Who Else Knows Weight Training Increases Exercise Motivation?

Who Else Knows Weight Training Increases Exercise Motivation?

Committing and sticking to a strength training program increases your motivation to do it.

Who knew?

A study coming out of the University of Jyväskylä (good luck training to pronounce that!), Finland finds that “nine months of regular resistance training increased the intrinsic motivation for both training and physical activity in general: the subjects started to enjoy exercising." And that’s not all.

The same study discovered these insights:

  • Exercise planning for participants increased, showing that they began thinking about “how to start and maintain a physically active lifestyle.”
  • After completing the study, 46% of the participants continued strength training of their own accord.
  • Of the participants who continued their strength training, around 50% of them trained once-a-week on average and the other half twice-a-week over the following year.

The key insight tells us that the “intrinsic motivation for exercise and increasing confidence” is vital for maintaining a healthy lifestyle and continuing it independently.

The study examined 104 healthy adults ranging in age from their 60s to 70s. This makes the last finding even more powerful. People in the later stages of life produced intrinsic motivation to strength train based on the self-belief of achieving their goals.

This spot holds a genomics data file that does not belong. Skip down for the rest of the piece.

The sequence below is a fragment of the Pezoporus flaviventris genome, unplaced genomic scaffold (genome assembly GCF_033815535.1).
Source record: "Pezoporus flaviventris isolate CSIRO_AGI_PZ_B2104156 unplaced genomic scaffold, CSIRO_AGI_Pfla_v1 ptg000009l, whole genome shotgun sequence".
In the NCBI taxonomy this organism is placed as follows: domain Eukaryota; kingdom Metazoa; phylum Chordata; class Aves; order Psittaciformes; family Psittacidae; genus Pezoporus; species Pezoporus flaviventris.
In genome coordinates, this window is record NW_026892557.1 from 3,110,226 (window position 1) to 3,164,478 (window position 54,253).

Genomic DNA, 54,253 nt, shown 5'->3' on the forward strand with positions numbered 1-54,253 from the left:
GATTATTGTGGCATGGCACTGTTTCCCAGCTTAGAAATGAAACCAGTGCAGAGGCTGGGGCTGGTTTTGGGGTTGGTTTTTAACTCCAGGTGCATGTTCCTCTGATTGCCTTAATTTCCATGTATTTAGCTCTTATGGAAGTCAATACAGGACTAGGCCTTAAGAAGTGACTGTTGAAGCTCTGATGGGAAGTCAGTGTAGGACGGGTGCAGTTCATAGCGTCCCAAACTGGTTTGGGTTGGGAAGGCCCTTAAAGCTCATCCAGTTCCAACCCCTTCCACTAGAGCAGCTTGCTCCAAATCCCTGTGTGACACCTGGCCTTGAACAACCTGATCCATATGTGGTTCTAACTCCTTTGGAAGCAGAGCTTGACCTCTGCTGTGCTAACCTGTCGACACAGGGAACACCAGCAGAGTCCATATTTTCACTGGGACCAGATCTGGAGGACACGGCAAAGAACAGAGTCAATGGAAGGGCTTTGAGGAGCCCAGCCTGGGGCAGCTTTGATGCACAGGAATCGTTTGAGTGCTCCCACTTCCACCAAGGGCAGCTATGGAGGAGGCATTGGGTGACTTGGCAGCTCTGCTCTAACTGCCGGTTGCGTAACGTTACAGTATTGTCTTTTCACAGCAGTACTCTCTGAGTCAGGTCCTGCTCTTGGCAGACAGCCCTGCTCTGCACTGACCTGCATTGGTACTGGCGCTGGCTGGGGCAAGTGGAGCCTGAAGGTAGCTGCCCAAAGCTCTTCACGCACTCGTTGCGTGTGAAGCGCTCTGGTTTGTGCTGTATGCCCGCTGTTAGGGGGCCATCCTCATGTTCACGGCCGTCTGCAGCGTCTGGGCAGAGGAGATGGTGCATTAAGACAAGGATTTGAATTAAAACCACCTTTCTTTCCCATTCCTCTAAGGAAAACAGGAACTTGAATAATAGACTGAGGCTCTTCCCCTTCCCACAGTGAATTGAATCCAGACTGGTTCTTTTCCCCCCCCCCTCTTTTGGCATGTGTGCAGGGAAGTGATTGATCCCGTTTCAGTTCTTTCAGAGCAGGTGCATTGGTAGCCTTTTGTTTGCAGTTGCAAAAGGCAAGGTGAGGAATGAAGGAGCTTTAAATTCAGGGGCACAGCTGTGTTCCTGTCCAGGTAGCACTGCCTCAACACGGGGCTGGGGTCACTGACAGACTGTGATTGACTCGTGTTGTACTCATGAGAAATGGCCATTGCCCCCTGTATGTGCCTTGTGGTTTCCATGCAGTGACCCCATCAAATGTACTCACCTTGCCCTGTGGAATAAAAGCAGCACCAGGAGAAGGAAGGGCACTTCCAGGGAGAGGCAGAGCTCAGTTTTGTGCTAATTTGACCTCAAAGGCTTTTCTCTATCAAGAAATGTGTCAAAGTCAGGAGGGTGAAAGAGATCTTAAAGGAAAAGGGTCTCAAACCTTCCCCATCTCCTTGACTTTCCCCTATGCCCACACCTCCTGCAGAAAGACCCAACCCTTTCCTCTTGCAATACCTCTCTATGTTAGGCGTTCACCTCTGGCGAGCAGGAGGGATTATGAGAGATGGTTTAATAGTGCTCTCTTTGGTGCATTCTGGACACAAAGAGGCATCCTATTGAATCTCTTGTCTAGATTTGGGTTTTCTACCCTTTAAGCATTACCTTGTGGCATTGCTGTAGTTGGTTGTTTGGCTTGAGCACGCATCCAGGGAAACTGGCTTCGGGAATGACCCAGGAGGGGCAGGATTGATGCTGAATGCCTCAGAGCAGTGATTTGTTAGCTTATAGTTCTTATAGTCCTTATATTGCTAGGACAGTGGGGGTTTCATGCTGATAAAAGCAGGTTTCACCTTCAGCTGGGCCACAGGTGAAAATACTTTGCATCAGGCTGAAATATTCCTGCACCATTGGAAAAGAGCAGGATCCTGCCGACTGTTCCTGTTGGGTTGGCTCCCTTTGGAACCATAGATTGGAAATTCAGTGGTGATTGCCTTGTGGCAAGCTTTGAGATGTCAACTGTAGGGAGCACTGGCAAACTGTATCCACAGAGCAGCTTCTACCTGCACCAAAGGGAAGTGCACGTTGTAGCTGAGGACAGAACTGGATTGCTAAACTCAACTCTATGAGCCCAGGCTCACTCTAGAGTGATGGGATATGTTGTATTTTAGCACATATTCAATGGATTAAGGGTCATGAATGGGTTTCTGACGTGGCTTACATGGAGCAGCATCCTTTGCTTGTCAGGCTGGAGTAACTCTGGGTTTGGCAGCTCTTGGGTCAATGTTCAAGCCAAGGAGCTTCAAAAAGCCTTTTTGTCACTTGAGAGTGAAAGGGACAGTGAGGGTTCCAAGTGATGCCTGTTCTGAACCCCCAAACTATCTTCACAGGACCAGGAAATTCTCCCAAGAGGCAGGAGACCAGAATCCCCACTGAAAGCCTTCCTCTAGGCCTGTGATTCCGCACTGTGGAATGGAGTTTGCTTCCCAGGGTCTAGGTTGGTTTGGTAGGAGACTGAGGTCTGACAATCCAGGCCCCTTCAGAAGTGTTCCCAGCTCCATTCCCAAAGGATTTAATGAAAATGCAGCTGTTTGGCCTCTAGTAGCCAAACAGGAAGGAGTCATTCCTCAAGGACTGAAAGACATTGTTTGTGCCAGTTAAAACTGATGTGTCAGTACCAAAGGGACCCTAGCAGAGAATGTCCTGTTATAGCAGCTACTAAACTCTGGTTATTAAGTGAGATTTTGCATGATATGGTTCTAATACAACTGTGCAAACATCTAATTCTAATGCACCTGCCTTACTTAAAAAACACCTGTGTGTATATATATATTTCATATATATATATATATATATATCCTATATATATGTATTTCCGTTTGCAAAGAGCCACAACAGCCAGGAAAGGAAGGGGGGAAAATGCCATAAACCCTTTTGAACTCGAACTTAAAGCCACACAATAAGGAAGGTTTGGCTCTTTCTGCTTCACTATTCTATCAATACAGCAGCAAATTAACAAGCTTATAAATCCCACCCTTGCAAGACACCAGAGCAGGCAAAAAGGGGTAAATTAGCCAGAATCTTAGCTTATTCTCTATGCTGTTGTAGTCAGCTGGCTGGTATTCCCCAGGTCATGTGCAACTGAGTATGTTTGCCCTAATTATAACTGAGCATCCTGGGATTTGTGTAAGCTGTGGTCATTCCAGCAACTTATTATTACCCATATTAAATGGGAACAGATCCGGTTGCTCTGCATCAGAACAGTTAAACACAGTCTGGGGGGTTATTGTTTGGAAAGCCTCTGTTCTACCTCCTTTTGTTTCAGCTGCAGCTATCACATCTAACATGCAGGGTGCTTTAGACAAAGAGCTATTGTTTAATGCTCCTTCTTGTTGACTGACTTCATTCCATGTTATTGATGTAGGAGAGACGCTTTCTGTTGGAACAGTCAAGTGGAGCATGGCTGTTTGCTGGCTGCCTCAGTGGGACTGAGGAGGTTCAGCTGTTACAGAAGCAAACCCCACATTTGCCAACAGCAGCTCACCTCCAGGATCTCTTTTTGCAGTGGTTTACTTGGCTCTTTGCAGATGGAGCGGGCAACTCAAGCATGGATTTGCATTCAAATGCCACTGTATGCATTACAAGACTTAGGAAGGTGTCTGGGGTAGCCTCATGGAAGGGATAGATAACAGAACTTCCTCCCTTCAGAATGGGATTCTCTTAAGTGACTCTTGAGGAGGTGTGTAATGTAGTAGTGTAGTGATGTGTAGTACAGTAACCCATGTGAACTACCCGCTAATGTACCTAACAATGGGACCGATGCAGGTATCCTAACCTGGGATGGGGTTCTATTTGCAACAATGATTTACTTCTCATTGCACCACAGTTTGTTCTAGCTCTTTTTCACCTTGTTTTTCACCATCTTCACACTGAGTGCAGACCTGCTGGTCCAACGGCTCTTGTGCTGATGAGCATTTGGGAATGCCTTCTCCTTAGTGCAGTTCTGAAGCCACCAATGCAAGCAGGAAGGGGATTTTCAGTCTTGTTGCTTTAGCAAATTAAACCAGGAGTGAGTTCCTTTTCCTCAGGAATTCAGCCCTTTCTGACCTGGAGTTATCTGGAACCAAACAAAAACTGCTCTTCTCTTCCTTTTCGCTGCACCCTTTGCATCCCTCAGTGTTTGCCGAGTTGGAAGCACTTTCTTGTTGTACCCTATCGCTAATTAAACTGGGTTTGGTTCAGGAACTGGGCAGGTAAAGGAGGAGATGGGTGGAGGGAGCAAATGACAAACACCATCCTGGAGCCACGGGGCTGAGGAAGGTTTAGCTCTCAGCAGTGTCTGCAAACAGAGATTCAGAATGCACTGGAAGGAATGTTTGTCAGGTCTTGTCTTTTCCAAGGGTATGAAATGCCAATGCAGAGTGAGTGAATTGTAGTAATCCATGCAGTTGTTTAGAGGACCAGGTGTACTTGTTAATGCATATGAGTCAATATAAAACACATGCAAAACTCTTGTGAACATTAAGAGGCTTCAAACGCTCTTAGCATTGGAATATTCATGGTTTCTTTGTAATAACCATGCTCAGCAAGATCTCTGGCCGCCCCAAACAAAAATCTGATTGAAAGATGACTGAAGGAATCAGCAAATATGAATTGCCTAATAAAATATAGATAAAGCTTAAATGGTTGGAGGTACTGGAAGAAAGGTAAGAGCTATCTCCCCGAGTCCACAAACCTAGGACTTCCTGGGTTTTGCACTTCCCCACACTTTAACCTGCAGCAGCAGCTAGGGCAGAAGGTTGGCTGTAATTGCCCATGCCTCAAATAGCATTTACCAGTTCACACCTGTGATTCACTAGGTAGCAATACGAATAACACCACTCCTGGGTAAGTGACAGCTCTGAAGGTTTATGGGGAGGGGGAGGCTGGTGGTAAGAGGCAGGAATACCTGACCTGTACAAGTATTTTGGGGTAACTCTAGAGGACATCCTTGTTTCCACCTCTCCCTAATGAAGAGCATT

TL;DR: Strength training spurs more exercise planning, helps you enjoy the activity more and will boost your dedication to it in the long term.

About Habit Formation

An interesting issue underlies exercise motivation, and that’s how long it takes to form a habit. Many of us have heard the supposed maxim that it takes 21 days to form a habit. This is internet folk wisdom and doesn’t hold up to data.

The truth is that forming a habit can take anywhere from 21 to 254 days, which falls into line with the methodology and findings of the Finnish study. If you want to drink a glass of water every morning, 21 days might work for that habit. But for other more challenging habits, more time is required.

To learn more about habit formation, and the time that’s required, read this article from Brain Pickings. I’ve read Brain Pickings for years, and highly recommend it for all of your intellectual cravings and curiosities.

If after reading this blog, you’ve decided that strength training is the thing to do, learn more about the subject, here and here.

If you’ve found that strength training has increased your motivation, or provided you with similar results found in the Finnish study, by all means, please tell us in the comments. We’d love to hear your story.

Thanks for reading Fringe Nation. Stay awesome and gift life a lift!

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